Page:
Peyton-Jones studied painting at the Royal College of Art between 1975–78, but did not continue a career as a professional artist. Two of her works still hang in the Bank of England. After her education, she was briefly an art lecturer at the Edinburgh College of Art.
In 1991 Peyton-Jones became the director of the Serpentine Galleries. In 1998, she oversaw a major refurbishment of the gallery . In 2000 she inaugurated the annual Serpentine Gallery Pavilion, a project that invites an architect who has previously never been commissioned to work in the United Kingdom to create a temporary structure at the Gallery. The first pavilion was designed by Zaha Hadid. Subsequent pavilions have been designed by Ai Weiwei, Jean Nouvel, and Oscar Niemeyer.
In 2013 she oversaw the expansion of the Serpentine into a second building, the Serpentine Sackler Gallery. The Serpentine Sackler Gallery is located in a Grade-II listed building, which was originally used for gun powder storage, and has an extension by the architect Zaha Hadid. Julia Peyton-Jones is often referred to as 'JPJ' by many of her staff and colleagues.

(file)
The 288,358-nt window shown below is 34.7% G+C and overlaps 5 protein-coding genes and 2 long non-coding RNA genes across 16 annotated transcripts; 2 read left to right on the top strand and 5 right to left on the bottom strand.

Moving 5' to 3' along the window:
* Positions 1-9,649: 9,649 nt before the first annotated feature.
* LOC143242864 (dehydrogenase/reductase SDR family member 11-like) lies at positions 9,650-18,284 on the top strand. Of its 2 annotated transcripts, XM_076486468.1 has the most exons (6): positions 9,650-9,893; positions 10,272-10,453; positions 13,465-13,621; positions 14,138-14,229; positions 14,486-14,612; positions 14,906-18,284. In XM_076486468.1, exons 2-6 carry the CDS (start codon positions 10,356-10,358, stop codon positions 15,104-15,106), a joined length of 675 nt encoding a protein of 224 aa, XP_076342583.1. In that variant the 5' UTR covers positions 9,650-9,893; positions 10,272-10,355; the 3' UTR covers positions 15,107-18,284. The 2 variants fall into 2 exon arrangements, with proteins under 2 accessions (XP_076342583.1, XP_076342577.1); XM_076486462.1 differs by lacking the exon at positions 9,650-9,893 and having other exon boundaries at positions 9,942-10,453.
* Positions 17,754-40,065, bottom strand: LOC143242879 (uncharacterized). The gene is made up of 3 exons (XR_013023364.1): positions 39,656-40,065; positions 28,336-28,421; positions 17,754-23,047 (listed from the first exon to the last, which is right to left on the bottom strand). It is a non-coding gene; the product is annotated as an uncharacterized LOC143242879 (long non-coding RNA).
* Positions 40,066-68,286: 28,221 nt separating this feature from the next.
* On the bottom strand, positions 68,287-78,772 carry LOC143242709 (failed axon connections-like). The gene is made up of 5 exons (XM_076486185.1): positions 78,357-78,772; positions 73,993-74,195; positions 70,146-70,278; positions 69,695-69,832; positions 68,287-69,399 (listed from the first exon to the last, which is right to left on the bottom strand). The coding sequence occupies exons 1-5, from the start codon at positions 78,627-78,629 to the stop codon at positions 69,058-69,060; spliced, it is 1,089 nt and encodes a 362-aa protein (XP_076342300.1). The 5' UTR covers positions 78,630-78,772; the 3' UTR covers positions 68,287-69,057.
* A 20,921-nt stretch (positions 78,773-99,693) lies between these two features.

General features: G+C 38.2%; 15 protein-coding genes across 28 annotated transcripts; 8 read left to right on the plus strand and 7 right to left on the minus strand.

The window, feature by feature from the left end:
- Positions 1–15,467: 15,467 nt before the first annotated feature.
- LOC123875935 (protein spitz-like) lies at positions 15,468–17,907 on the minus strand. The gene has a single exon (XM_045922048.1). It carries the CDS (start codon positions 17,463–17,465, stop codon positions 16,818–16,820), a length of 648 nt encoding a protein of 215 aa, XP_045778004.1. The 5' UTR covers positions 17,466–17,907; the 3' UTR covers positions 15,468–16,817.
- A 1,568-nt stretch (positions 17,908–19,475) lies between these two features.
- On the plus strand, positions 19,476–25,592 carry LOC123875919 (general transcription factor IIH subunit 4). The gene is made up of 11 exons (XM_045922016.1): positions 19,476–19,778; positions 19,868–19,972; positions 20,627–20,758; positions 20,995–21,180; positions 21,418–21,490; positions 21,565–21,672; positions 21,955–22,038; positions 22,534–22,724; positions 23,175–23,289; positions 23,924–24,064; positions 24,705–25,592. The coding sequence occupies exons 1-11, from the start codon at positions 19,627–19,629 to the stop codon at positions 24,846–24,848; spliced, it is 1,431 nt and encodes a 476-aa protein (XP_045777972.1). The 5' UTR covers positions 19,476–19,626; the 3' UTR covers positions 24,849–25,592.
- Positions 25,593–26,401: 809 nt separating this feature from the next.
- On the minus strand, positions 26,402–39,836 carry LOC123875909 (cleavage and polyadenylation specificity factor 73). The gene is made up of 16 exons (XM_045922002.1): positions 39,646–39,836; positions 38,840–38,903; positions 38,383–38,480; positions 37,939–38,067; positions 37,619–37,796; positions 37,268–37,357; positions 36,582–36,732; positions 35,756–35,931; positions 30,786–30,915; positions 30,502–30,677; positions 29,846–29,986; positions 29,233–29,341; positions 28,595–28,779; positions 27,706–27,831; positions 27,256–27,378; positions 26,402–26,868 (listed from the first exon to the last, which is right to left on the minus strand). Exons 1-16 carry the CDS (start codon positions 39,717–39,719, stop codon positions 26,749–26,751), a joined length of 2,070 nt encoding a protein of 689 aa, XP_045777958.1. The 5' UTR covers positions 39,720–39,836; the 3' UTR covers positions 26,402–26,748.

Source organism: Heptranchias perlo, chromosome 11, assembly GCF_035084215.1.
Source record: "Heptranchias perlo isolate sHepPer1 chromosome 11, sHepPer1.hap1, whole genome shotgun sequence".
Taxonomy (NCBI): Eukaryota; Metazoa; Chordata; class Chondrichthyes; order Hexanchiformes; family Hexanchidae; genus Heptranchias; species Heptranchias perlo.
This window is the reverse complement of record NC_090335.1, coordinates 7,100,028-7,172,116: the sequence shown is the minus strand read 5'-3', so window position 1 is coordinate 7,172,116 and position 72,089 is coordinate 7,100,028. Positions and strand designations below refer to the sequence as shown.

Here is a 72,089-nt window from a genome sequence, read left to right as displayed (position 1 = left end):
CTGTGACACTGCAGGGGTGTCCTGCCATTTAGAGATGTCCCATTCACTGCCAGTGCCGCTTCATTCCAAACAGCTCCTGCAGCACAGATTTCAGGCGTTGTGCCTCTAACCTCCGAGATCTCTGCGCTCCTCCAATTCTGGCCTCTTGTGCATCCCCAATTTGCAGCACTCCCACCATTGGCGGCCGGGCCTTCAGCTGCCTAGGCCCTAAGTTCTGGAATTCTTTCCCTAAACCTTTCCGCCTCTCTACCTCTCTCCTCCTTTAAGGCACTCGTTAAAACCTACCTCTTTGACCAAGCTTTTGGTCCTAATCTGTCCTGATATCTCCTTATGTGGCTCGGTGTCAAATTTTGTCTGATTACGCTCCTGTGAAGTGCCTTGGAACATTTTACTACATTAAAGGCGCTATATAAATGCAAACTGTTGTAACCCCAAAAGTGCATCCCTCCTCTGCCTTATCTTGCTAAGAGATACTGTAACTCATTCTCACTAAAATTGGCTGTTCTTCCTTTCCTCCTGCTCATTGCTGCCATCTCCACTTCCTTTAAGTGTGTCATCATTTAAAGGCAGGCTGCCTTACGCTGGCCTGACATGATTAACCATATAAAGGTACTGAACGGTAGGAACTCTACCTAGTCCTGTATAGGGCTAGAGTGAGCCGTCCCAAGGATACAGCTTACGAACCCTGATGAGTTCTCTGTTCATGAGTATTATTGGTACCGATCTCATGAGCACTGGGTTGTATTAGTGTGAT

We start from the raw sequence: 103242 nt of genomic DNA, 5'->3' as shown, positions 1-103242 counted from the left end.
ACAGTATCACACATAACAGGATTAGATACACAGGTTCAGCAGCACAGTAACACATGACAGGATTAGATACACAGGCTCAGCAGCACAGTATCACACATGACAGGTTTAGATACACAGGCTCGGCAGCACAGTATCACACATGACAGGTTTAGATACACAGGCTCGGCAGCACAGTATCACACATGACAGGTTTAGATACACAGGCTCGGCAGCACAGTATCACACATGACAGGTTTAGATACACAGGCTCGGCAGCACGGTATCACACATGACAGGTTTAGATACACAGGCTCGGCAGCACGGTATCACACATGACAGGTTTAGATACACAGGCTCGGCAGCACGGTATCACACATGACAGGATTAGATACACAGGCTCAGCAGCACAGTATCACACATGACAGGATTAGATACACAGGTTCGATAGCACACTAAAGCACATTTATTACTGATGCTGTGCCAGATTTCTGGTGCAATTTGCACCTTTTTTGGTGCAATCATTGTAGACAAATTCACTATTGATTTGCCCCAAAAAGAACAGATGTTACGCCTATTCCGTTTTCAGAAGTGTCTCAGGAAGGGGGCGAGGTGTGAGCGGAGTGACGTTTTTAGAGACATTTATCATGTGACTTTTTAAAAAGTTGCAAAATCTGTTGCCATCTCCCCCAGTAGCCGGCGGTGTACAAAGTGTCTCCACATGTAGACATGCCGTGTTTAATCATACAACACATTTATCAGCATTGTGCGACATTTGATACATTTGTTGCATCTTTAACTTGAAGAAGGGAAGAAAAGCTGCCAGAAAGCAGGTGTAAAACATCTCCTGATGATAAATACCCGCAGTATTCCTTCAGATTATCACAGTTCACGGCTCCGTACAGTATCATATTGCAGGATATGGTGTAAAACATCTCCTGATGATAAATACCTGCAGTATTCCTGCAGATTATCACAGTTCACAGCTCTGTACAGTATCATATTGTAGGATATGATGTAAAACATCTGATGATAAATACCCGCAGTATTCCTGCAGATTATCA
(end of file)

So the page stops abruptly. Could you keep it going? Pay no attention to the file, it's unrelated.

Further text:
- Christopher Frayling (ed.) Art and design: 100 years at the Royal College of Art Richard Dennis Publications, 2006.
- Duerden, Chris. "How we met: Julia Peyton-Jones and Zaha Hadid", The Independent, Retrieved 12 May 2014.
- Frayling, Christopher (ed.) "Art and design: 100 years at the Royal College of Art", Richard Dennis Publications, 2006.
- "Julia Peyton-Jones: I feel impoverished. We are adrift from nature", The Independent, Retrieved 12 May 2014.
- Spence, Rachel. "Interview: Julia Peyton-Jones", The Financial Times, Retrieved 12 May 2014.
- "Julia Peyton-Jones", Royal Society of the Arts, Retrieved 12 May 2014.
- "Serpentine Pavilion to be 'space pod'", BBC, Retrieved 12 May 2014.
- Stathaki, Ellie. "The Serpentine Sackler Gallery launches with a new extension by Zaha Hadid", Wallpaper Magazine, Retrieved 12 May 2014.
- Cork, Richard."Pavilion in the Park", The New Statesman, Retrieved 12 May 2014.
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